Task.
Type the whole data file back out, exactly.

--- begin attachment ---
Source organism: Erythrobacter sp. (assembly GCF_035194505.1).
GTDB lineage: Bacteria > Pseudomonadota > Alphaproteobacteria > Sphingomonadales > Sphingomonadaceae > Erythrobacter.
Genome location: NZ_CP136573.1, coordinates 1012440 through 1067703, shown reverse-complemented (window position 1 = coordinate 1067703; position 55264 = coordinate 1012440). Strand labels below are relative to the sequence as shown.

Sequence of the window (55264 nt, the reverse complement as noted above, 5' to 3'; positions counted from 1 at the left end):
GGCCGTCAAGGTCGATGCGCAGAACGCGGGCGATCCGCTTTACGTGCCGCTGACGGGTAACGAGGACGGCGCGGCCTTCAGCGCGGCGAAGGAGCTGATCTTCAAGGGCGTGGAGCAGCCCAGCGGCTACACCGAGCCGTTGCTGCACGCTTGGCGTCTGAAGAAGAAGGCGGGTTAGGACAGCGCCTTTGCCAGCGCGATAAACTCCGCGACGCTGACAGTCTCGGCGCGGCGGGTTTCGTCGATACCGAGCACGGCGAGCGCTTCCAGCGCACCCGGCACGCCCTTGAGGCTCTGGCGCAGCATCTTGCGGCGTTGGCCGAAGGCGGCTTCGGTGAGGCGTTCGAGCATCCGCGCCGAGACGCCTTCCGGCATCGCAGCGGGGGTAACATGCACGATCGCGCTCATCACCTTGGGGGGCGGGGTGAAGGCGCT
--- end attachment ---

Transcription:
Source organism: Erythrobacter sp. (assembly GCF_035194505.1).
GTDB lineage: Bacteria > Pseudomonadota > Alphaproteobacteria > Sphingomonadales > Sphingomonadaceae > Erythrobacter.
Genome location: NZ_CP136573.1, coordinates 1012440 through 1067703, shown reverse-complemented (window position 1 = coordinate 1067703; position 55264 = coordinate 1012440). Strand labels below are relative to the sequence as shown.

Sequence of the window (55264 nt, the reverse complement as noted above, 5' to 3'; positions counted from 1 at the left end):
GGCCGTCAAGGTCGATGCGCAGAACGCGGGCGATCCGCTTTACGTGCCGCTGACGGGTAACGAGGACGGCGCGGCCTTCAGCGCGGCGAAGGAGCTGATCTTCAAGGGCGTGGAGCAGCCCAGCGGCTACACCGAGCCGTTGCTGCACGCTTGGCGTCTGAAGAAGAAGGCGGGTTAGGACAGCGCCTTTGCCAGCGCGATAAACTCCGCGACGCTGACAGTCTCGGCGCGGCGGGTTTCGTCGATACCGAGCACGGCGAGCGCTTCCAGCGCACCCGGCACGCCCTTGAGGCTCTGGCGCAGCATCTTGCGGCGTTGGCCGAAGGCGGCTTCGGTGAGGCGTTCGAGCATCCGCGCCGAGACGCCTTCCGGCATCGCAGCGGGGGTAACATGCACGATCGCGCTCATCACCTTGGGGGGCGGGGTGAAGGCGCT